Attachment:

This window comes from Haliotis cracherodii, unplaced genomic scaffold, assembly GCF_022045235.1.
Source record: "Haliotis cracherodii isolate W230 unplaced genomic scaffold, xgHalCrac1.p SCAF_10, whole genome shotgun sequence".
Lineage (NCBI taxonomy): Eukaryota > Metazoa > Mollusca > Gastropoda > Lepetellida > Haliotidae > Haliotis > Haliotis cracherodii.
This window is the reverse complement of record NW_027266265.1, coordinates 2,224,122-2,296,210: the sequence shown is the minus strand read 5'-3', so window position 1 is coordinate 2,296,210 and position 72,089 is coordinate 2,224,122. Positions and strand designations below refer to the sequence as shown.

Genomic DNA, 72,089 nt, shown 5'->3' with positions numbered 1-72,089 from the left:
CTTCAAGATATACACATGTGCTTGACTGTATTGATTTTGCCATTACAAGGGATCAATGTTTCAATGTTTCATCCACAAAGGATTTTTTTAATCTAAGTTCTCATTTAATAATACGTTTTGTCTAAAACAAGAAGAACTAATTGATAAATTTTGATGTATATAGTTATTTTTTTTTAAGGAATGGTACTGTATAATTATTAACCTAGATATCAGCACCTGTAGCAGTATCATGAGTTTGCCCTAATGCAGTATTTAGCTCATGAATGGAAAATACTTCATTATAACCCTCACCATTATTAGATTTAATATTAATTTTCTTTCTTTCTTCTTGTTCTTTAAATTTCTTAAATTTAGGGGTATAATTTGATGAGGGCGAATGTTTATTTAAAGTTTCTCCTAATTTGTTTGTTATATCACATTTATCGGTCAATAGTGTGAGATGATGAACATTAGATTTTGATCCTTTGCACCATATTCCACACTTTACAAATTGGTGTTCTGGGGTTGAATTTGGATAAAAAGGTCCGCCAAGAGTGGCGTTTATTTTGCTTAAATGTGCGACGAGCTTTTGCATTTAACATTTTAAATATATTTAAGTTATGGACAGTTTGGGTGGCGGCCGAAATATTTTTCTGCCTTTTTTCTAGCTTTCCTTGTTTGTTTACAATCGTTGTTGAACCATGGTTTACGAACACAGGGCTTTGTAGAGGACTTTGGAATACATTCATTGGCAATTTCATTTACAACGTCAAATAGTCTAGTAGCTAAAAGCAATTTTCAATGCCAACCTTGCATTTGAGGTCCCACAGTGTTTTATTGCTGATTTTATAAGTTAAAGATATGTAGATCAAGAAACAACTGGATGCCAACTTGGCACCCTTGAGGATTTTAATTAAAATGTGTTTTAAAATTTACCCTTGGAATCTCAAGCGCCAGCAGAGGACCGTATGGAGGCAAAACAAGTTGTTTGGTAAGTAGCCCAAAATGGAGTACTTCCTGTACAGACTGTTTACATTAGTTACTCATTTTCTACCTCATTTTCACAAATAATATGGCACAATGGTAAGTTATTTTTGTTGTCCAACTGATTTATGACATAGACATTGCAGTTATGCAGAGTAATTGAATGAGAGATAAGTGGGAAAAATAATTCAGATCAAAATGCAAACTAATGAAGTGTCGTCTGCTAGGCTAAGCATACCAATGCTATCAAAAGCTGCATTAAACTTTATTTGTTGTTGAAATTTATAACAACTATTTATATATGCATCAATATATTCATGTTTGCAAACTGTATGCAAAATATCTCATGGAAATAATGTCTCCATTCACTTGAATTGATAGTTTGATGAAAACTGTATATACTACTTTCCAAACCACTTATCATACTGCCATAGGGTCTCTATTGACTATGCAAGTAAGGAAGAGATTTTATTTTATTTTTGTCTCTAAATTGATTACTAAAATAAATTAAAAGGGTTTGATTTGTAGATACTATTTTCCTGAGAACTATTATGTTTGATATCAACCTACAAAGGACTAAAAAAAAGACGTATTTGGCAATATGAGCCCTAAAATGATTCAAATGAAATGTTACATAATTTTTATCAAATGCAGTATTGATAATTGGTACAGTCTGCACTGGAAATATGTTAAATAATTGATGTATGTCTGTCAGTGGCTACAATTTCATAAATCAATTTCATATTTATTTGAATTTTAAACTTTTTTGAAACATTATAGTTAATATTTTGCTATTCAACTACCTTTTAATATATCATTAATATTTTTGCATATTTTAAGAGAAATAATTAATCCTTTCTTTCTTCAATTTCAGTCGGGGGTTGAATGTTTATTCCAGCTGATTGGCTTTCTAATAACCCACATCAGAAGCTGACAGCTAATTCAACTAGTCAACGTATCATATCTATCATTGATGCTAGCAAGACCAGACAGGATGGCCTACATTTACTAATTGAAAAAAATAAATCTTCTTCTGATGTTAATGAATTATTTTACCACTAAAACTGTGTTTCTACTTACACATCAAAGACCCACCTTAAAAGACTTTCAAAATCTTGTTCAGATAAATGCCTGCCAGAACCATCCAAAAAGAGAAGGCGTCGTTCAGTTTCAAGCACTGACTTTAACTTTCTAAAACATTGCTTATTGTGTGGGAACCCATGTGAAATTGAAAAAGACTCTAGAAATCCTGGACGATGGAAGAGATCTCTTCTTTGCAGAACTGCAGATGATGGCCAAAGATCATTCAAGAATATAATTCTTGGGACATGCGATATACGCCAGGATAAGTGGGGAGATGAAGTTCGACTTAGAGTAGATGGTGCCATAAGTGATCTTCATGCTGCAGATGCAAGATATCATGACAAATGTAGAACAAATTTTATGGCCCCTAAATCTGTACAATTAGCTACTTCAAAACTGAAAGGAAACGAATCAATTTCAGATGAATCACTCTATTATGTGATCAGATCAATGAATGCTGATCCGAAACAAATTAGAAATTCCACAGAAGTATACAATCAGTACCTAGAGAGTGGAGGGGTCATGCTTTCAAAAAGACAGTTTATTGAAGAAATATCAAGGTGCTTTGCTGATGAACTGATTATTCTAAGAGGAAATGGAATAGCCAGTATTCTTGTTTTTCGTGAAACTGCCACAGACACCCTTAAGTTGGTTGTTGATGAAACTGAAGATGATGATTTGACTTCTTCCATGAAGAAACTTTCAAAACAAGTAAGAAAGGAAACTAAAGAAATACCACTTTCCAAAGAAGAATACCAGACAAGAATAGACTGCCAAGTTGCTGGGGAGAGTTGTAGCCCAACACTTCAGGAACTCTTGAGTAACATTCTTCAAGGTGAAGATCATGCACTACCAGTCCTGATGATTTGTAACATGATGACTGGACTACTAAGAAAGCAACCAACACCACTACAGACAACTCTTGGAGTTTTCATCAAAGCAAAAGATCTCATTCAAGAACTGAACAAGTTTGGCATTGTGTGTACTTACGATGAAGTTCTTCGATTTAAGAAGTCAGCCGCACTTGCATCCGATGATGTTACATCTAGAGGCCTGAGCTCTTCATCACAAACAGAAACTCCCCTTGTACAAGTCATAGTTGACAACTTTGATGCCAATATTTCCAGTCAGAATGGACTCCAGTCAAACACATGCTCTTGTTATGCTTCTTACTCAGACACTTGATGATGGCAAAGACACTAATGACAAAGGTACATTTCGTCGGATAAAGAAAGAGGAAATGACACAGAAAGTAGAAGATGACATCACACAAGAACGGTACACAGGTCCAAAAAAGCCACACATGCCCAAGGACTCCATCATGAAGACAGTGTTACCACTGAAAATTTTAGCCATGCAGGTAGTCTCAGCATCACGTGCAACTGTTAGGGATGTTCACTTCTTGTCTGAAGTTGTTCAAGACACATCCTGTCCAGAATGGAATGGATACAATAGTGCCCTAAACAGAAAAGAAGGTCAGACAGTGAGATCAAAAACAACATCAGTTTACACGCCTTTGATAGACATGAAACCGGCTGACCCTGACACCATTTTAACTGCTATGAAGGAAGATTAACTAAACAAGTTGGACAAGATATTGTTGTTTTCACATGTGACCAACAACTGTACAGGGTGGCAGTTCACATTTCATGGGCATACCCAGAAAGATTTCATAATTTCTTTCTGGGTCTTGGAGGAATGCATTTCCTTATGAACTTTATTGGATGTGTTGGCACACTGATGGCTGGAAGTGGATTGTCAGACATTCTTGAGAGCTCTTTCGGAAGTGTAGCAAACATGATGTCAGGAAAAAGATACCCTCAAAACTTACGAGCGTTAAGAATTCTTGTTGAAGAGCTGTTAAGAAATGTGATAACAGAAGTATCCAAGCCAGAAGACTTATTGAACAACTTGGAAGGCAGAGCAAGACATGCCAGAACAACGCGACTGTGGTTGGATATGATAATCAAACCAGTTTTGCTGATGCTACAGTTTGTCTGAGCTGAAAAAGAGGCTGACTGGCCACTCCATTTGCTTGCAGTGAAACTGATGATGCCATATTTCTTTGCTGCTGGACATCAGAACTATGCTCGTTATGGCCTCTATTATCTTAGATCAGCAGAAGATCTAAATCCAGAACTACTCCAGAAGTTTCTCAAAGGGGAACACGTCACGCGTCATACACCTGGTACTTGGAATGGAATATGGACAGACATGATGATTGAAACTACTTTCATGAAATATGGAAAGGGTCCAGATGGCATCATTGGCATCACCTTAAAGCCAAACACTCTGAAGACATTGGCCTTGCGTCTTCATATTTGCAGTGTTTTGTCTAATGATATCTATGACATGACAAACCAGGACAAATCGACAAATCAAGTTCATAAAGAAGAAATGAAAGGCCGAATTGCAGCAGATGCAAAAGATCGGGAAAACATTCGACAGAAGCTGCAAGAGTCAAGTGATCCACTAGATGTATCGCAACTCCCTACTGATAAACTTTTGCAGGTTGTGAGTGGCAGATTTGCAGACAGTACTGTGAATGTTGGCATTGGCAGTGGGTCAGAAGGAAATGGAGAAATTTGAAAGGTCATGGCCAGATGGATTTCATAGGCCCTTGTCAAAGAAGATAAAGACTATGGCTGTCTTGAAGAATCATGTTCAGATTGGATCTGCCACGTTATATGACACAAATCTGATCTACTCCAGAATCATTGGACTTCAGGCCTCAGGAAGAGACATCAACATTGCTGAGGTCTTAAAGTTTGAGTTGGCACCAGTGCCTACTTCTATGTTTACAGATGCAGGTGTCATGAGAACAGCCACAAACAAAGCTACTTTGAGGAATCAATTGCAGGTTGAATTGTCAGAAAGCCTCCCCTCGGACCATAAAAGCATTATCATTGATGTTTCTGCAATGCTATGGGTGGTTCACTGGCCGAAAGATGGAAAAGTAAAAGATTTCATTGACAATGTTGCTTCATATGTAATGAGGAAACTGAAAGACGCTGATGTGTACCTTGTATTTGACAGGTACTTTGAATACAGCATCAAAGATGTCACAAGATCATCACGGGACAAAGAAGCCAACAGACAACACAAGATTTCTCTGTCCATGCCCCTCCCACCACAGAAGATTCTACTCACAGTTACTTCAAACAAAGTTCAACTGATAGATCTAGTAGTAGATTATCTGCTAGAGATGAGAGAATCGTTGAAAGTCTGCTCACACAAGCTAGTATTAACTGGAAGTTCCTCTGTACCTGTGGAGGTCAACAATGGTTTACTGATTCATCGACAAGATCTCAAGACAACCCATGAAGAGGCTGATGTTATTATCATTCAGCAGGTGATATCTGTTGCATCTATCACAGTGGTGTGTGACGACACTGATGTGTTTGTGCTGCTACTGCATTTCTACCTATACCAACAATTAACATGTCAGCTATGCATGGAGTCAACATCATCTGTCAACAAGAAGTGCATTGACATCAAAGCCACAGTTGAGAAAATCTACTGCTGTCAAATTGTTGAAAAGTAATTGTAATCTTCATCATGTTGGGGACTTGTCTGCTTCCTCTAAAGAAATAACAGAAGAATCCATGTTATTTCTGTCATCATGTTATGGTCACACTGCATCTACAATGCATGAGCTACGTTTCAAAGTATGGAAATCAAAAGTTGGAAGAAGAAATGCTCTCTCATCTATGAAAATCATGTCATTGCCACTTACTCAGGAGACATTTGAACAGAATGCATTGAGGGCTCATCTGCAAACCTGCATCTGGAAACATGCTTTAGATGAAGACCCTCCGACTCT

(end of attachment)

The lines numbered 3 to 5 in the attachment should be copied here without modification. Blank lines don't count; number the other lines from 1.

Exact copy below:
Lineage (NCBI taxonomy): Eukaryota > Metazoa > Mollusca > Gastropoda > Lepetellida > Haliotidae > Haliotis > Haliotis cracherodii.
This window is the reverse complement of record NW_027266265.1, coordinates 2,224,122-2,296,210: the sequence shown is the minus strand read 5'-3', so window position 1 is coordinate 2,296,210 and position 72,089 is coordinate 2,224,122. Positions and strand designations below refer to the sequence as shown.

Genomic DNA, 72,089 nt, shown 5'->3' with positions numbered 1-72,089 from the left: